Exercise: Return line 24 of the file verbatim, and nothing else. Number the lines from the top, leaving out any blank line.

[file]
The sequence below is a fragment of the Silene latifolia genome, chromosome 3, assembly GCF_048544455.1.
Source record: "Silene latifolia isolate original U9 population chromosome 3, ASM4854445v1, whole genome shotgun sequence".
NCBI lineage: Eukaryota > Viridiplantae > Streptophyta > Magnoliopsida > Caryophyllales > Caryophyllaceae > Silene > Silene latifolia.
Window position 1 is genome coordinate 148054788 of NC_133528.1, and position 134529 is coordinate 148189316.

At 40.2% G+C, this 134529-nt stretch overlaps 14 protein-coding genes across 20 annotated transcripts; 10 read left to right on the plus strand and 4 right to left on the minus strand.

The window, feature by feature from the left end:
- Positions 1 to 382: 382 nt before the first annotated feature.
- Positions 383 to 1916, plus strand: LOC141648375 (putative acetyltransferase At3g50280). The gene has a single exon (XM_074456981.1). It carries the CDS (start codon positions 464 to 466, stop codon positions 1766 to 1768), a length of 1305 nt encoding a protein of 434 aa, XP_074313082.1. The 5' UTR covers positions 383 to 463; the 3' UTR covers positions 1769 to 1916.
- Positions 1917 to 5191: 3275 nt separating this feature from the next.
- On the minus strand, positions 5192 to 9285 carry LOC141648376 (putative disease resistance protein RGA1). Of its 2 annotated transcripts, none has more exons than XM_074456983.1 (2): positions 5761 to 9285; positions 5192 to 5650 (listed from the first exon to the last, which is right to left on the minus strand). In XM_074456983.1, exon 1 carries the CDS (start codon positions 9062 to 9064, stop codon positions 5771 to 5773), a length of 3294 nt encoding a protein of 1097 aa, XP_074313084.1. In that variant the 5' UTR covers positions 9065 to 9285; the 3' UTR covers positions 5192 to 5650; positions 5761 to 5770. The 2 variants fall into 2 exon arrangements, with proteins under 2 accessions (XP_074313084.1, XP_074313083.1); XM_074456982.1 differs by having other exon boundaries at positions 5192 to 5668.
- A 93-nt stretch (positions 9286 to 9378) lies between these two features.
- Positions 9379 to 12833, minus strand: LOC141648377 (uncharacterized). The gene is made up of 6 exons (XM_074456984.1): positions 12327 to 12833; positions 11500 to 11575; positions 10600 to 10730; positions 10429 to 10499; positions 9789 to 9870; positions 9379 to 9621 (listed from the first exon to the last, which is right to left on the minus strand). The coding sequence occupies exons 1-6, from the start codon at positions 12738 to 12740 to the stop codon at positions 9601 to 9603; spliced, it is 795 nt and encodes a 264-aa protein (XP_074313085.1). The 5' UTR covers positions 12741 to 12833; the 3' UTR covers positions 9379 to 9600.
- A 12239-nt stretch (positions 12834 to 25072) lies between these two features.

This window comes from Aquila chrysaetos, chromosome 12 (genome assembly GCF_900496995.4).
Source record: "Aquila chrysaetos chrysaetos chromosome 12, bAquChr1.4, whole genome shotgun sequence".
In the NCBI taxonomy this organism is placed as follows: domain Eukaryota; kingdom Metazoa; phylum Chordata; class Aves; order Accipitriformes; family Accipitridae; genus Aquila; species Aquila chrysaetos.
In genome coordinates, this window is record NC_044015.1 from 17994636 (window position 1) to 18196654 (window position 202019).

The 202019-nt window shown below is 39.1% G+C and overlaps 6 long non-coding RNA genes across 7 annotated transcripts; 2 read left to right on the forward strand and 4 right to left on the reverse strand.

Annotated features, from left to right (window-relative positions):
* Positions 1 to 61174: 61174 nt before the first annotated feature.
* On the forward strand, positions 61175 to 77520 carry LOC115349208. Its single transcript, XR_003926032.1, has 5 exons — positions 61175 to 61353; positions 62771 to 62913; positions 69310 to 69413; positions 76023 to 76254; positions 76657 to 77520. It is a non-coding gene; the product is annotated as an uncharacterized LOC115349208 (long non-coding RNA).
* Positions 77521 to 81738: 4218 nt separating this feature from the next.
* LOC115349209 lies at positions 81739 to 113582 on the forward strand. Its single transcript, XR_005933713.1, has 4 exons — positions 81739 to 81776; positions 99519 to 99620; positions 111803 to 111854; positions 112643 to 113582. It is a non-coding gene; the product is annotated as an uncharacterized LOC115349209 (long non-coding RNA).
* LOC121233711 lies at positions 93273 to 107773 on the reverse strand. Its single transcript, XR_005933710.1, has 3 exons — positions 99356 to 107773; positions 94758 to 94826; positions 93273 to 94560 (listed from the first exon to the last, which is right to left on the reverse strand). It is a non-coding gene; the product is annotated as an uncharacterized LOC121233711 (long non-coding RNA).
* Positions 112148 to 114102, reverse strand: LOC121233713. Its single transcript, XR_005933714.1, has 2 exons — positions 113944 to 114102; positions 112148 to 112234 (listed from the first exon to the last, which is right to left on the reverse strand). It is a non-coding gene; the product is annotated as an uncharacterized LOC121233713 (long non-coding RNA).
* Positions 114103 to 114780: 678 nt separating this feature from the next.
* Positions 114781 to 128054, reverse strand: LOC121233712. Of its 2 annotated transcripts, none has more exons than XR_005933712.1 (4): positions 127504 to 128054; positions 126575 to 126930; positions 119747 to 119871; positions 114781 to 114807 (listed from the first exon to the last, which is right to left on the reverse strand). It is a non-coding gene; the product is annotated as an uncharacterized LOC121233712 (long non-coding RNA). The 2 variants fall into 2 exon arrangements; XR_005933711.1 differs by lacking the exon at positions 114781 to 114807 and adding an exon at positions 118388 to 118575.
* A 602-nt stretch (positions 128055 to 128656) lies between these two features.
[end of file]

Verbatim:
* LOC121233711 lies at positions 93273 to 107773 on the reverse strand. Its single transcript, XR_005933710.1, has 3 exons — positions 99356 to 107773; positions 94758 to 94826; positions 93273 to 94560 (listed from the first exon to the last, which is right to left on the reverse strand). It is a non-coding gene; the product is annotated as an uncharacterized LOC121233711 (long non-coding RNA).